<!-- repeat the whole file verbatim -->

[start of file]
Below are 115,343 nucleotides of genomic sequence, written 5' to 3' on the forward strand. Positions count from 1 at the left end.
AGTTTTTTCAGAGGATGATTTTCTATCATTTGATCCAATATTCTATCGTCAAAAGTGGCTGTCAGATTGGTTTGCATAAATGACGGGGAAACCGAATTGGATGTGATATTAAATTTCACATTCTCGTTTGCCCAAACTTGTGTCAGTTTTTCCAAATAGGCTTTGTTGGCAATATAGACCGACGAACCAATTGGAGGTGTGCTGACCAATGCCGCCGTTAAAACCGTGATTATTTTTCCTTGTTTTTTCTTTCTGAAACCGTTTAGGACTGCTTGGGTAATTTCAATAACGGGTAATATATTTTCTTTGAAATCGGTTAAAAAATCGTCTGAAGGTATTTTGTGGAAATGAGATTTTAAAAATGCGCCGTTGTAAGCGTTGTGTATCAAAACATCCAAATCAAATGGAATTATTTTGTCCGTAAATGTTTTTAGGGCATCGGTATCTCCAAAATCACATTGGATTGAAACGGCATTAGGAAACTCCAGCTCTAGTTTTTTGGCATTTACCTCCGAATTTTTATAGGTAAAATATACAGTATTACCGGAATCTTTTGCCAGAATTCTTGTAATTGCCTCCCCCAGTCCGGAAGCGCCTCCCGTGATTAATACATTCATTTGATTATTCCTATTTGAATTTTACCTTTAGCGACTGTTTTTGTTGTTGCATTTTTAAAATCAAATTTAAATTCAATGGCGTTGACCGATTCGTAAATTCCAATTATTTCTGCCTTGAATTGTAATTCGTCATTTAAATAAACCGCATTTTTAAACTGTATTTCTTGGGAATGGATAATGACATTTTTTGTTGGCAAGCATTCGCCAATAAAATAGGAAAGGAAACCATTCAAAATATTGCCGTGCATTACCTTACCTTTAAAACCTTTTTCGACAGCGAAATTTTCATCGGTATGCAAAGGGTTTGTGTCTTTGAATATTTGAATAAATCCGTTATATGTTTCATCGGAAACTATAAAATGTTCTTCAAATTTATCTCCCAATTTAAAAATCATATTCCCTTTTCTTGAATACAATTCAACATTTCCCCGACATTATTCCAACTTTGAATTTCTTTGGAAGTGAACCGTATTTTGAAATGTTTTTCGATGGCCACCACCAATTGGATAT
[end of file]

Below are 115,343 nucleotides of genomic sequence, written 5' to 3' on the forward strand. Positions count from 1 at the left end.
AGTTTTTTCAGAGGATGATTTTCTATCATTTGATCCAATATTCTATCGTCAAAAGTGGCTGTCAGATTGGTTTGCATAAATGACGGGGAAACCGAATTGGATGTGATATTAAATTTCACATTCTCGTTTGCCCAAACTTGTGTCAGTTTTTCCAAATAGGCTTTGTTGGCAATATAGACCGACGAACCAATTGGAGGTGTGCTGACCAATGCCGCCGTTAAAACCGTGATTATTTTTCCTTGTTTTTTCTTTCTGAAACCGTTTAGGACTGCTTGGGTAATTTCAATAACGGGTAATATATTTTCTTTGAAATCGGTTAAAAAATCGTCTGAAGGTATTTTGTGGAAATGAGATTTTAAAAATGCGCCGTTGTAAGCGTTGTGTATCAAAACATCCAAATCAAATGGAATTATTTTGTCCGTAAATGTTTTTAGGGCATCGGTATCTCCAAAATCACATTGGATTGAAACGGCATTAGGAAACTCCAGCTCTAGTTTTTTGGCATTTACCTCCGAATTTTTATAGGTAAAATATACAGTATTACCGGAATCTTTTGCCAGAATTCTTGTAATTGCCTCCCCCAGTCCGGAAGCGCCTCCCGTGATTAATACATTCATTTGATTATTCCTATTTGAATTTTACCTTTAGCGACTGTTTTTGTTGTTGCATTTTTAAAATCAAATTTAAATTCAATGGCGTTGACCGATTCGTAAATTCCAATTATTTCTGCCTTGAATTGTAATTCGTCATTTAAATAAACCGCATTTTTAAACTGTATTTCTTGGGAATGGATAATGACATTTTTTGTTGGCAAGCATTCGCCAATAAAATAGGAAAGGAAACCATTCAAAATATTGCCGTGCATTACCTTACCTTTAAAACCTTTTTCGACAGCGAAATTTTCATCGGTATGCAAAGGGTTTGTGTCTTTGAATATTTGAATAAATCCGTTATATGTTTCATCGGAAACTATAAAATGTTCTTCAAATTTATCTCCCAATTTAAAAATCATATTCCCTTTTCTTGAATACAATTCAACATTTCCCCGACATTATTCCAACTTTGAATTTCTTTGGAAGTGAACCGTATTTTGAAATGTTTTTCGATGGCCACCACCAATTGGATAT